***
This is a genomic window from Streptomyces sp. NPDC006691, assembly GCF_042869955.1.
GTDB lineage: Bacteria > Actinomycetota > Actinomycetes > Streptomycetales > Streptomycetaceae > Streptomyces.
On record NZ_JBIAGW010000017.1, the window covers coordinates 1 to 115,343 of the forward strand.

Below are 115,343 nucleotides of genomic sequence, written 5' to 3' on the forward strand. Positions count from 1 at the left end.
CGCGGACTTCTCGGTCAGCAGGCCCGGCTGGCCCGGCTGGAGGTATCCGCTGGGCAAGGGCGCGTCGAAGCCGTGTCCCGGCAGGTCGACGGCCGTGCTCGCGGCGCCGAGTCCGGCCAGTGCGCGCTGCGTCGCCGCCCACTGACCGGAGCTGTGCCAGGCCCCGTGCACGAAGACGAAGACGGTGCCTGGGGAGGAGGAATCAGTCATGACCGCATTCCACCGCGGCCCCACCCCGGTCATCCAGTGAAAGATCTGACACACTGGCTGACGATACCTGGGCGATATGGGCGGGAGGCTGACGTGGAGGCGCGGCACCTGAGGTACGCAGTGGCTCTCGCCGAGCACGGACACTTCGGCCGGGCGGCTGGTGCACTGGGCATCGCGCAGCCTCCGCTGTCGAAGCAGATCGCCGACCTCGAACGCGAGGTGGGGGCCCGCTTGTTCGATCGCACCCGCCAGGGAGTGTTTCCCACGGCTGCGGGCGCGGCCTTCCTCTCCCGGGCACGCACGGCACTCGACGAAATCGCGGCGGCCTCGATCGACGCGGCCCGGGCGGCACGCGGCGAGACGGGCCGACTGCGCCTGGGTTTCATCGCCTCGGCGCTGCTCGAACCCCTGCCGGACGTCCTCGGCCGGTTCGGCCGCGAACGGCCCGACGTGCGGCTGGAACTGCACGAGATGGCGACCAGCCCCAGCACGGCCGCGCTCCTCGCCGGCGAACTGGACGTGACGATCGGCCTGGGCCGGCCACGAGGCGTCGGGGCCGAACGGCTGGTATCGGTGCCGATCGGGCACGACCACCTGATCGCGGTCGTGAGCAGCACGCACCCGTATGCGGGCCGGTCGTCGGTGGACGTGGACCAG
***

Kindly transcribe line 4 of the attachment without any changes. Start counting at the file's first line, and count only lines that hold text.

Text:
Below are 115,343 nucleotides of genomic sequence, written 5' to 3' on the forward strand. Positions count from 1 at the left end.